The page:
holding pattern – n. a traffic pattern for aircraft at a specified location (holding point) where they are ordered to remain until permitted to land or proceed; a state or period in which no progress or change is made or planned (Dictionary.com)
There I was ready to land again, my airplane of progress having completed its mission – or so I thought – when I saw the signal to keep flying.
“Keep flying, Lord? Why? I did what You asked, and here, I am with yet another set of excellent results. If I could just land ….”
But, no, it came again, a command from the tower. “Circle again, Suzanne.”
God has put me in a holding pattern. This is different from waiting. Waiting means I’m ready for takeoff, but am not yet in the air. It’s full of expectancy for the upcoming trip. A holding pattern, on the other hand, means for some reason unknown to me, I’m already flying but cannot land.
The primary use of a holding is delaying aircraft that have arrived at their destination but cannot land yet because of traffic congestion, poor weather, or runway unavailability. (Wikipedia)
Both waiting and holding require patience and trust. We believe God is working out an area in our life, putting our faith that the end (or beginning) will come when He is ready. Both are actions, requiring us to do something. But in a holding pattern, a number of requirements are given.
First, there’s a predefined path:
A holding pattern for instrument flight rules (IFR) aircraft is usually a racetrack pattern based on a holding fix. This fix can be a radio beacon such as a non-directional beacon (NDB) or VHF omnidirectional range (VOR). The fix is the start of the first turn of the racetrack pattern. Aircraft will fly towards the fix, and once there will enter a predefined racetrack pattern. (Wikipedia)
This isn’t me on my own wasting time while God hurries in the background because He wasn’t quite ready for me. I didn't catch God off guard! No, He had the pattern I’m to follow already plotted out.
“Go this direction, Suzanne, and keep your eyes on me until I give the signal.”
As long as I do that and don’t deviate in height or distance, I won’t run into anything I shouldn’t and, when the time is right, will be able to land like always.
Second, it’s tough to get going:
The entry to a holding pattern is often the hardest part for a novice pilot to grasp. (Wikipedia)
And sometimes I’m not the only one waiting on a runway:
Several aircraft may fly the same holding pattern at the same time, separated vertically by 1,000 feet or more. This is generally described as a stack or holding stack. As a rule, new arrivals will be added at the top. The aircraft at the bottom of the stack will be taken out and allowed to make an approach first, after which all aircraft in the stack move down one level, and so on. Air traffic control (ATC) will control the whole process, in some cases using a dedicated controller (called a stack controller) for each individual pattern. (Wikipedia)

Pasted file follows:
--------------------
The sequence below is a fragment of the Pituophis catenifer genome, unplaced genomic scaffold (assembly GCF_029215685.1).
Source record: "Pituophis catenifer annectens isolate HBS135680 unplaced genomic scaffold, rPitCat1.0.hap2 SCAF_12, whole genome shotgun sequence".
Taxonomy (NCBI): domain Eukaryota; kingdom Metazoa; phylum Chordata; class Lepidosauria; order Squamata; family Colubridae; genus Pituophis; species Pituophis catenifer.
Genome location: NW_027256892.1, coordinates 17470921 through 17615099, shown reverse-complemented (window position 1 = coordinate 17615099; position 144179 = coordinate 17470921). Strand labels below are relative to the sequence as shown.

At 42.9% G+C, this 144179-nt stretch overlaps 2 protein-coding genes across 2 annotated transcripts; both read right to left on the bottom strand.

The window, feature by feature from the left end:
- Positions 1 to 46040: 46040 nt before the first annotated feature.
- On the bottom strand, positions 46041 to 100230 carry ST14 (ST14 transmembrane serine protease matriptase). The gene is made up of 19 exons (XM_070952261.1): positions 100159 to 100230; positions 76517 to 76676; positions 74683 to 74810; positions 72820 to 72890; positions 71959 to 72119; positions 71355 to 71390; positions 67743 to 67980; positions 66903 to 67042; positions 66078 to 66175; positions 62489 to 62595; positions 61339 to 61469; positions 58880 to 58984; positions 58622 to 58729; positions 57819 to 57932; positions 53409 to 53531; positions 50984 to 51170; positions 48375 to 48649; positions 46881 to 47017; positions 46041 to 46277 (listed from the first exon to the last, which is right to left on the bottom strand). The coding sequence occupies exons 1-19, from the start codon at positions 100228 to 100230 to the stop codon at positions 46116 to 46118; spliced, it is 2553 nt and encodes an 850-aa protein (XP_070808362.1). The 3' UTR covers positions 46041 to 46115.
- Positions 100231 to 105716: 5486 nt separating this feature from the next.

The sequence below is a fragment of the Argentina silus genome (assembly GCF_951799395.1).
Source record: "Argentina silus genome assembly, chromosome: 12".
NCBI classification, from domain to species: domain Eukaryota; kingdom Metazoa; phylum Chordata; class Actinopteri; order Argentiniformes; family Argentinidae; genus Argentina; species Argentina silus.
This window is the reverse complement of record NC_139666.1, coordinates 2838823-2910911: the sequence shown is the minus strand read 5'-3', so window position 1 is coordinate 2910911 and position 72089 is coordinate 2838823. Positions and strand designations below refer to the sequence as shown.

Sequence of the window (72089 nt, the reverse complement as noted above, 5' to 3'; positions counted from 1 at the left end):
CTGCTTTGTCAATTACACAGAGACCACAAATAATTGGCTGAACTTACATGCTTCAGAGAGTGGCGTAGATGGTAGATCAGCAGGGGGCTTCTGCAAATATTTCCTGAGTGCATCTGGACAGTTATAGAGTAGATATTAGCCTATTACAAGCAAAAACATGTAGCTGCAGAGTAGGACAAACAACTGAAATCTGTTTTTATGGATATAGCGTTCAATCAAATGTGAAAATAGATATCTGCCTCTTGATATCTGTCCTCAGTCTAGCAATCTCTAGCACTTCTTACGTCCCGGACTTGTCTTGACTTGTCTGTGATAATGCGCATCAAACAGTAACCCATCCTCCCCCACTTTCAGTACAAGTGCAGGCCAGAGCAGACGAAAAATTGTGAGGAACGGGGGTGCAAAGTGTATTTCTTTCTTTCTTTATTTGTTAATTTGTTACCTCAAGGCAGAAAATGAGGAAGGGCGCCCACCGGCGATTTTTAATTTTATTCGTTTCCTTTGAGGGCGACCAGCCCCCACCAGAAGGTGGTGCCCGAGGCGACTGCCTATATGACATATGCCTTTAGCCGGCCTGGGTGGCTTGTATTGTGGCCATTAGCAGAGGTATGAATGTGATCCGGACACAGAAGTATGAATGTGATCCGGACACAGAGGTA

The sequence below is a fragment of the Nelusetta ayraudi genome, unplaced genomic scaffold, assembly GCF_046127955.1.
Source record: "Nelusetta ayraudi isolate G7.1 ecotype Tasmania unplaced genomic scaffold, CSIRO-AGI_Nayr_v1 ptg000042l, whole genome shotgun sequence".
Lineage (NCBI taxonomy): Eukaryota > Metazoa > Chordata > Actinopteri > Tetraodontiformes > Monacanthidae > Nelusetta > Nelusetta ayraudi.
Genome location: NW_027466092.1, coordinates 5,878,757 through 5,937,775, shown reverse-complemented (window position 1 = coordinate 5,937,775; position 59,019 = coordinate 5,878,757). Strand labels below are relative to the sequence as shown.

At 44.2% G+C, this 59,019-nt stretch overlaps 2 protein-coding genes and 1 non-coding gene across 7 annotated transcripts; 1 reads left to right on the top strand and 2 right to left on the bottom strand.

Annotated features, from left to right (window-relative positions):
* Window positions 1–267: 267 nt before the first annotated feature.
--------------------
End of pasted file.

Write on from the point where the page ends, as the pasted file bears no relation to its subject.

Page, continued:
Isn’t that the truth? God tells me to keep flying, but sometimes getting out of the rut I’ve put myself in is the hardest part. It isn’t easy to change my plans. I want to hurry up, get this over with, and go on to the next great thing.
But God isn’t ready for me to do that yet. He can see what I can’t, knows if someone else is flying in my way. Perhaps they even got there first. It could be if I land right now I’ll get in the way of another person who really needs that runway. But regardless, I’ll definitely be out of God’s timing, and that’s not worth the risk.
Lastly, slow down:
Many aircraft have a specific holding speed published by the manufacturer; this is a lower speed at which the aircraft uses less fuel per hour than normal cruise speeds. (Wikipedia)
Ah, here’s an important truth. Not only am I not flying wherever I want. I’m flying at a different speed than I was. In essence, I’m maintaining. I’ll keep doing what I’ve been doing, hanging onto the original purpose of this flight, and know that God will let me land with my cargo at the appropriate time.
I don’t toss out the cargo and passengers because I can’t land yet! They’re still valuable.
The reason I was hired to pilot this trip was to get someone or something from point A to point B. That hasn’t changed. Point B simply isn’t ready for me yet.
But here’s the good news, it will be! God is still working on my behalf. He’s still speaking to my heart. He hasn’t changed how He works in my life. Instead, I must listen and obey, and then I’ll fulfill what He has for me.
God never sends you on a trip and leaves you halfway. What He said He’d do, He will. I put my faith in Him to get me there, exactly how He planned.
Even if that means flying in circles for a while.
Suzanne D. Williams
Suzanne Williams Photography
Suzanne Williams is a native Floridian, wife, and mother, with a penchant for spelling anything, who happens to love photography.